No Deportation for Young ‘Illegals’: Obama’s End Run on Immigration Reform

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Brendan SMIALOWSKI / AFP / Getty Images

US President Barack Obama speaks in the Rose Garden of the White House on June 15, 2012 on immigration. Obama spoke about the Department of Homeland Security's announcement to not deport young illegal immigrants based on their security risk and other criteria.

On Friday, the Obama Administration announced it would no longer deport young undocumented immigrants who arrived in the United States as children, have lived here for five or more years, have no criminal record and have completed some schooling or military service. A memo from Homeland Security Secretary Janet Napolitano described the move as “prosecutorial discretion,” a reminder that immigration laws are not “designed to be blindly enforced without consideration given to the individual circumstances.” Such consideration won’t be enough for Jose Antonio Vargas, who wrote about his experience as an “out” undocumented immigrant in TIME: He was born 1 year too early to qualify. But for as many as 800,000 illegal immigrants who are now eligible for work permits, and for President Obama, the reprieve could change everything.

“They are Americans in their hearts, in their minds, in every single way but one: on paper,” Obama said in an afternoon speech at the White House. “This is not amnesty. This is not immunity. This is not a path to citizenship…. It’s the right thing to do.”

The decision lies at the intersection of some of Obama’s most important legacies. Even while the President sought to provide permanent residency to young undocumented immigrants through the failed DREAM Act, he oversaw an unprecedented expansion in deportations–1.2 million in just 3 1/2 years, compared to 1.6 million in Bush’s 8-year term. Friday’s move was the first sign that the rising tide of deportations, opposed by immigration reform advocates, might recede. It was also a harbinger of broader executive branch power, which has expanded under George W. Bush and Obama, in part as a response to historic levels of congressional recalcitrance. Instead of relying on Congress to institute the DREAM Act, Obama ordered his government to observe a near-approximation of its goals.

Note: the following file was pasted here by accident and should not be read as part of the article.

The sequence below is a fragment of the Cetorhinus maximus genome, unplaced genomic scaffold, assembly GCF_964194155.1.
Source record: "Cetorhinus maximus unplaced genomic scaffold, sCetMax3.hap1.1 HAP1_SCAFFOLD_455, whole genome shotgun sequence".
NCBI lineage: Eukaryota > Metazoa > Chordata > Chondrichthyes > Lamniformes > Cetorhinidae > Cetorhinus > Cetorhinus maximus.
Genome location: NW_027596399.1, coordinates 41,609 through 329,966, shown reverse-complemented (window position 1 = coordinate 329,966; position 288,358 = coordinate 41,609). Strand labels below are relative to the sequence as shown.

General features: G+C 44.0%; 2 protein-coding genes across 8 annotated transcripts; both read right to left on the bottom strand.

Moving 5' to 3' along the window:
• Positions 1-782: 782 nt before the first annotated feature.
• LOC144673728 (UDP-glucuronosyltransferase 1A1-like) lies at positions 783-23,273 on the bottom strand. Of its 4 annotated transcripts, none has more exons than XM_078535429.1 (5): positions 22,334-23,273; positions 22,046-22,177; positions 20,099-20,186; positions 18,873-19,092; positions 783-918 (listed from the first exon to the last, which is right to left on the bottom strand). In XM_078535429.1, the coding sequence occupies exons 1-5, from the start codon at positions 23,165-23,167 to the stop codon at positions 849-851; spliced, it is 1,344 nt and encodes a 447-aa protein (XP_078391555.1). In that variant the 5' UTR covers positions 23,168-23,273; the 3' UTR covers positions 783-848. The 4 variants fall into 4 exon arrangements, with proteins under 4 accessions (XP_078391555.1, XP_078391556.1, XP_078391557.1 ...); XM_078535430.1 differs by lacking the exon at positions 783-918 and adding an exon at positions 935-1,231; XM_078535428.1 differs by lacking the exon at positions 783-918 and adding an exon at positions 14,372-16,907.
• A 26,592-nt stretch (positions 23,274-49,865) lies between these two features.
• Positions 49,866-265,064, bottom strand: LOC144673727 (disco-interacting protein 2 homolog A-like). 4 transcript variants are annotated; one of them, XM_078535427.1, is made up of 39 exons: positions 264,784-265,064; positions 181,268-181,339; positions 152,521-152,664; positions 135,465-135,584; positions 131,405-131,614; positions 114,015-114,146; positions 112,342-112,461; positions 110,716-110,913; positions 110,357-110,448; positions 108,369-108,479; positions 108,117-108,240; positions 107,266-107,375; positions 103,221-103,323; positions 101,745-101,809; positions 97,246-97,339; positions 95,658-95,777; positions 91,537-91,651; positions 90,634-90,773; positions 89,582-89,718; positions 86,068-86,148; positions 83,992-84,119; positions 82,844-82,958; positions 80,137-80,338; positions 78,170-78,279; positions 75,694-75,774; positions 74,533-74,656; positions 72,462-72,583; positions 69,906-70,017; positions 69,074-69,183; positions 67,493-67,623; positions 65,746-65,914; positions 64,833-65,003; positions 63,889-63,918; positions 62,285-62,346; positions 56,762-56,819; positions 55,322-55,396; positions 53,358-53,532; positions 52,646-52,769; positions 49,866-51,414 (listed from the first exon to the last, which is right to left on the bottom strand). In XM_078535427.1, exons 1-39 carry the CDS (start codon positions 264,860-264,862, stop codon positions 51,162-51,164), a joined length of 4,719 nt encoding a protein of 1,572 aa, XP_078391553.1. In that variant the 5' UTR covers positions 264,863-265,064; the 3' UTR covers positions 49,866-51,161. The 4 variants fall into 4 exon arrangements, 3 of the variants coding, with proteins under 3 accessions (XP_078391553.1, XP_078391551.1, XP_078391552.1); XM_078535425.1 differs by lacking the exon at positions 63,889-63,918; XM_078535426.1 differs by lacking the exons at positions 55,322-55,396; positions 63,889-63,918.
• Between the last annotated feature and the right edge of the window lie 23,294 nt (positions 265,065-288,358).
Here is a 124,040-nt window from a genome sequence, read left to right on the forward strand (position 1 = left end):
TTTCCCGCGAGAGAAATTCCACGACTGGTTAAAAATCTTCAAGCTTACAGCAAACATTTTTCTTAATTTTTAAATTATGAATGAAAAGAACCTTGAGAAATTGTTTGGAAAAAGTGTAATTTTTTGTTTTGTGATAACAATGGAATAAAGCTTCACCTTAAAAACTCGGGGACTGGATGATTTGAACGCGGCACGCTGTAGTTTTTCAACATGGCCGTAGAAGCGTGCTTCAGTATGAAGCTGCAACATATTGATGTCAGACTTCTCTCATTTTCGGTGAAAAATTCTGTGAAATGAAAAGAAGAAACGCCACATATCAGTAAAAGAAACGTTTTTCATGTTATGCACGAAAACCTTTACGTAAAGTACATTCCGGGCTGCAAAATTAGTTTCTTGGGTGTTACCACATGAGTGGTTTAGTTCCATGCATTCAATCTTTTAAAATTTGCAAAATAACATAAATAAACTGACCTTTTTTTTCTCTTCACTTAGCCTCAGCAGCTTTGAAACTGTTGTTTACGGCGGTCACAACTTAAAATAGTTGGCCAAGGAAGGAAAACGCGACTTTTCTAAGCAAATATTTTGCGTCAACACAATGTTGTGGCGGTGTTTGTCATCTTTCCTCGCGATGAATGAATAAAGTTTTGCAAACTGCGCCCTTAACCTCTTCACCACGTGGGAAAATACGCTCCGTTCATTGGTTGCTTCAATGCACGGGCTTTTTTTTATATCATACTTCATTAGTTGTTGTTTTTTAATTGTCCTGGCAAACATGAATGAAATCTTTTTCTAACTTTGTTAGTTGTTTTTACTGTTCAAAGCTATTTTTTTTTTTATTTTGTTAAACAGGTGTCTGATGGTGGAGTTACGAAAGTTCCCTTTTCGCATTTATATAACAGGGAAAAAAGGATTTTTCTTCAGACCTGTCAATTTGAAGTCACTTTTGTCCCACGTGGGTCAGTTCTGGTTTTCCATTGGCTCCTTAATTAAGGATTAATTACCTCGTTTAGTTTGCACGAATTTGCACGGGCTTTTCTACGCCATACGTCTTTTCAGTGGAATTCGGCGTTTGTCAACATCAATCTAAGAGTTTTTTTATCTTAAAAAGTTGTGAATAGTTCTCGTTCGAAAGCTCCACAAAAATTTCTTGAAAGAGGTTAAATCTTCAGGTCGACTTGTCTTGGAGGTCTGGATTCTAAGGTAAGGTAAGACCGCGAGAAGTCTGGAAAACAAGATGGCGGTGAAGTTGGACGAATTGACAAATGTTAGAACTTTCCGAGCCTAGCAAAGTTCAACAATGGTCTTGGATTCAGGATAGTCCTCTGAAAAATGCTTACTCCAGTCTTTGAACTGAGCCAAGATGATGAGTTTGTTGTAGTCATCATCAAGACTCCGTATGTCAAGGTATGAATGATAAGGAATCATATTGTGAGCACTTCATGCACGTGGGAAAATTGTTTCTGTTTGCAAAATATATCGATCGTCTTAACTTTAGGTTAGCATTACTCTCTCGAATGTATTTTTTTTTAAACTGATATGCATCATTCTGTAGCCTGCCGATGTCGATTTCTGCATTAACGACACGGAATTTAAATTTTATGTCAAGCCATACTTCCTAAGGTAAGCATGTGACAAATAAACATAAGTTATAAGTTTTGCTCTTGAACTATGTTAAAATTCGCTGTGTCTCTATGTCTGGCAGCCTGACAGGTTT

Obama’s brazenness in circumventing Congress will likely make the policy controversial and invite Republican criticism. It also makes the policy vulnerable: Implementation will be complicated and any future President could reverse the order. As Napolitano wrote in Friday’s memo, the move “confers no substantive right, immigration status or pathway to citizenship. Only the Congress, acting through its legislative authority, can confer these rights.”

But as a short-term political tactic, the maneuver rivals Alexander at Gaugamela. Obviously, Obama and Mitt Romney are competing for Latino voters, who rate immigration reform among the most important issues. And while granting work permits to undocumented immigrants may undermine Obama’s case with economically stressed white blue-collar workers–”amnesty” is what some Republicans will call it–the GOP isn’t necessarily on solid footing to attack the measure on those grounds. Florida Senator Marco Rubio, the party’s brightest rising star and a potential vice presidential nominee, has proposed a similar policy, even more similar to Obama’s executive order than the original DREAM Act. Many Republicans are left only with a procedural critique: that the move represents an overreach by the White House; legislation by fiat.

“Today’s announcement will be welcome news for many of these kids desperate for an answer, but it is a short term answer to a long term problem,” Rubio said in a statement. “And by once again ignoring the Constitution and going around Congress, this short term policy will make it harder to find a balanced and responsible long term one.” Obama gets to put a young, sympathetic face on undocumented immigration, while the GOP must talk Kremlinology.

There are other political nuances to consider: This comes at the end of a very bad month for Obama and at the beginning of a highly-touted Romney bus tour. It’s another example of Obama’s incremental approach to social issues (like gay marriage) that are close to the hearts of his young liberal base. It might make more permanent, bipartisan immigration legislation harder to achieve. Even if mainstream Republicans are caught in an uncomfortable political position, outside spending groups who oppose illegal immigration may yet punish the President with a harsh economic message. But ultimately, this is a story about 800,000 people whom the federal government now classifies differently. “This is huge. HUGE,” Vargas wrote Friday on his Facebook page. “The struggle and fight continues for the remaining millions of us without legal status, but this is a BIG, BOLD and NECESSARY step in the right direction.”

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